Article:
Martha: Truth or Illusion, George; you don’t know the difference.
George: No, but we must carry on as if we did.
So then, on the day after, we carried on “as if.” Amen, indeed! And though our head hurt a bit, we talked over coffee and decided to split up, amicably of course. It was a new year, and like most people, we wanted to make a fresh start. I wished me the best and knew me reciprocated. We went separate ways but it was very lonely.
Facebook friends helped somewhat, but they were no substitute for the intimacy of our time together. I didn’t know who would then help me make it through the night? And what about poor I? Forgive me, but I was so confused and had a hell of a headache.
Although I wanted 2019 to be a happy year, I knew 2019 would be a long night from hell politically and culturally, with fake news everywhere and our Russian enemies infiltrating our minds at every turn with backstopping and sheep dipping their spies throughout the media and academia. I was so lonely trying to make sense of it all. Without my me-spouse, I knew it could only get worse.
Even CNN’s Anderson Cooper’s New Year’s Eve words of comfort to the lonely from Times Square didn’t help much. Like Fox News’s “Fox and Friends,” Anderson is always there with a helping hand, and when I and me were arguing, I could always go to my true friends in the media for a dose of truth and sustenance. They knew all about the Russian threat.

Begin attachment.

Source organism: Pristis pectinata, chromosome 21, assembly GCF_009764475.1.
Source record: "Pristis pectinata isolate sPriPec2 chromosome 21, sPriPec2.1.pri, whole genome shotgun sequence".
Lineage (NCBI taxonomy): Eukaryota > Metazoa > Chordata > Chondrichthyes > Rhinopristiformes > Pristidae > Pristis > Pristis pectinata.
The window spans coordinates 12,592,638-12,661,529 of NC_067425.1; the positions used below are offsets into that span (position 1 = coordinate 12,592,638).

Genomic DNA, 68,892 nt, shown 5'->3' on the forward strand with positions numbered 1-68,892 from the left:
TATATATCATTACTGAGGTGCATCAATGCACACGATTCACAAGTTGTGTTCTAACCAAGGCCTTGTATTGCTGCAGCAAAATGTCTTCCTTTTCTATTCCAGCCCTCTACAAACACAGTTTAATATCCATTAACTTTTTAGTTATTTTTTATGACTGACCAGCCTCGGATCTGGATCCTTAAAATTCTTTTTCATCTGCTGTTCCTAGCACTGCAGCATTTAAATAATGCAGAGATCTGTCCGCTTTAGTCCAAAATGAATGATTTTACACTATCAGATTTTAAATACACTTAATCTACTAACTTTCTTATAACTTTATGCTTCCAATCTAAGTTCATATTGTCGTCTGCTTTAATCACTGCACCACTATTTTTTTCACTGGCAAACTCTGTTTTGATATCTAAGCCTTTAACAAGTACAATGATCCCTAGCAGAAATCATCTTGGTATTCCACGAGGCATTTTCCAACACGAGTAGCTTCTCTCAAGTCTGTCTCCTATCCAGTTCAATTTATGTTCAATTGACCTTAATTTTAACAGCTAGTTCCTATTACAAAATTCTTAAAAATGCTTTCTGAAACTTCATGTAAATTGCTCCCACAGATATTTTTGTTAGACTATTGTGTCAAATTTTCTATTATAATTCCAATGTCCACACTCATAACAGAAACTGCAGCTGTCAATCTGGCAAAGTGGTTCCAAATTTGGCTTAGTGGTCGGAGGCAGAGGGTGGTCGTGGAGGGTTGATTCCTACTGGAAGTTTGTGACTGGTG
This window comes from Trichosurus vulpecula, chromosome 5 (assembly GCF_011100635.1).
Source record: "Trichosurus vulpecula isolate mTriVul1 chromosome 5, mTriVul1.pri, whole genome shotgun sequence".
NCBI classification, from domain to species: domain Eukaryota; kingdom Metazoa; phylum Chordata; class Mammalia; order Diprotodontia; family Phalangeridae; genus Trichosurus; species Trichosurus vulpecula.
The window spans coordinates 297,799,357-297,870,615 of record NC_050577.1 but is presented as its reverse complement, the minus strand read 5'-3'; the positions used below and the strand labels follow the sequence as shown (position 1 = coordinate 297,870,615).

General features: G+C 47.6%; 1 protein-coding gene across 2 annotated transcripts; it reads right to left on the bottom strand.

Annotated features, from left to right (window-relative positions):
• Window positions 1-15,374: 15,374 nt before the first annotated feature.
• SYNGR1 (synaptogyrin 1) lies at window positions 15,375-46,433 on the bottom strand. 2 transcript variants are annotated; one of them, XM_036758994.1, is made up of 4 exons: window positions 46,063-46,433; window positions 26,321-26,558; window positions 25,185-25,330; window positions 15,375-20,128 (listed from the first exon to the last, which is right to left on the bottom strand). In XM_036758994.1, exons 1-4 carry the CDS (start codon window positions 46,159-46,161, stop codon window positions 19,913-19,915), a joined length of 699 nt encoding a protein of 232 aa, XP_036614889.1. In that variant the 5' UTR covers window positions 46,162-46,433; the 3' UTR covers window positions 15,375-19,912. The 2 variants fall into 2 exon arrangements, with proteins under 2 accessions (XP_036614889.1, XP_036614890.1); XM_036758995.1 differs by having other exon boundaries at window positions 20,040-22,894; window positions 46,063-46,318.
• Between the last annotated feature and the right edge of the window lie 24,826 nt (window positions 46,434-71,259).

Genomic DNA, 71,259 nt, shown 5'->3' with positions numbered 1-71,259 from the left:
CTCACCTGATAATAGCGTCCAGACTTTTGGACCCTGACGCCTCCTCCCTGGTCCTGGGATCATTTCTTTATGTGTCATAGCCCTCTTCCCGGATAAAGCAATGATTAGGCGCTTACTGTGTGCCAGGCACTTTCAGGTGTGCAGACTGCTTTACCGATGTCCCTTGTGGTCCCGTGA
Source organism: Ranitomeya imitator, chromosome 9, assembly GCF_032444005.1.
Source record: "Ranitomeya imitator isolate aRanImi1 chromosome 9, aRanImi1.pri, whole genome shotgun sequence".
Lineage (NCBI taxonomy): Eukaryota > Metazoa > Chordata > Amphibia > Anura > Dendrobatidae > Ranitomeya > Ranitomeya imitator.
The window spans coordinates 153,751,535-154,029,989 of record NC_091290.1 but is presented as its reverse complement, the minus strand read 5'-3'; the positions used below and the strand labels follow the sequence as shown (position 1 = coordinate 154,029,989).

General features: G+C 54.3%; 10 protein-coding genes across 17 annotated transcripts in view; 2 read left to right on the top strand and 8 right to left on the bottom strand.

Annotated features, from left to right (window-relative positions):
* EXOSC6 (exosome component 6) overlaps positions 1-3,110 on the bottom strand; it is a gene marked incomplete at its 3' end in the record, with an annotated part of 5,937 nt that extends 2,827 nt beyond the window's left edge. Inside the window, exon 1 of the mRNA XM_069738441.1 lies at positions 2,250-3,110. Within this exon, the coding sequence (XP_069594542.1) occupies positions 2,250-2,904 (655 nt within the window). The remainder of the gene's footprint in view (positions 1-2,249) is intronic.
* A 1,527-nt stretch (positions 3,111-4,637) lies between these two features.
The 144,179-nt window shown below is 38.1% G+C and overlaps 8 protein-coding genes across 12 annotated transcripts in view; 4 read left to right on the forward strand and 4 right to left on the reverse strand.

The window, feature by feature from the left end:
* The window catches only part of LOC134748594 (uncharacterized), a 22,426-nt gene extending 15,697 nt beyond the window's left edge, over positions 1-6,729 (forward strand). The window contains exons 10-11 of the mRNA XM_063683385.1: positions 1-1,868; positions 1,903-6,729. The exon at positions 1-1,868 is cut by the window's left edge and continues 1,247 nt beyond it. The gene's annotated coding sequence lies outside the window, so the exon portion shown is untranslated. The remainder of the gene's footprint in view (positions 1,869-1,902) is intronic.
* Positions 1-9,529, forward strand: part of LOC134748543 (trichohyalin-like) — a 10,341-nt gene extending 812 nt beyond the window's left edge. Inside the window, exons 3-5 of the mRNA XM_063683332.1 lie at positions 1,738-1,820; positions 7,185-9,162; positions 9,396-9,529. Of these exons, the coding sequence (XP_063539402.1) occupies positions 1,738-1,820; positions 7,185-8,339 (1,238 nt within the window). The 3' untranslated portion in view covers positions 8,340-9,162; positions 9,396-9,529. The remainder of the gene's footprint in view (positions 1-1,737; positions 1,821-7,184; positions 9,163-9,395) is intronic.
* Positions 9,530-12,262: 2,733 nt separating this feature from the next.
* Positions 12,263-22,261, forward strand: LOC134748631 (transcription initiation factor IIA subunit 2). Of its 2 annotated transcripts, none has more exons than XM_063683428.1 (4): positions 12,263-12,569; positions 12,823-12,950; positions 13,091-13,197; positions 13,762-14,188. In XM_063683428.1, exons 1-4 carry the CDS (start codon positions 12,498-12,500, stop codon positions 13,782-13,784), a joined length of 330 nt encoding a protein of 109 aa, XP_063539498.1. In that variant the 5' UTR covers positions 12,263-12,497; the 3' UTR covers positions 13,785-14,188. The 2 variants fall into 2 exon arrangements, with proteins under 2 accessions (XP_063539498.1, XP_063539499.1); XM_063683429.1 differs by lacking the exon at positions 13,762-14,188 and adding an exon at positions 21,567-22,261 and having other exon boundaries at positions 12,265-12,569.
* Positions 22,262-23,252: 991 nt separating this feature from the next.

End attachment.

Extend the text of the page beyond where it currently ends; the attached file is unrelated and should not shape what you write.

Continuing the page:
But while I was grateful for their comfort in those confusing times, I needed more. With apologies to Kris Kristofferson, I thought loving me would be easier that anything I’d ever do again. I needed easy, real easy, easier even than when I would say something and me would disagree but we would let it slide for the sake of our relationship. It was easier that way. But our relationship was probably doomed from the start.
But thank God for technology and CNN that had alerted me to a new technological possibility with a report about a Japanese man, Akihito Kondo, a school administrator, who fell in love years ago with Miku, a cyber-celebrity hologram. He had finally taken the plunge and married Miku in a lovely ceremony in front of thirty-nine people. Kondo seemed radiantly happy and not at all confused.
Such a possibility was right in front of my nose all along: my anime hologram friends who watched me and I get drunk that New Year’s Eve. One of them – Meto – was cute as a button and was always looking to snuggle and comfort others.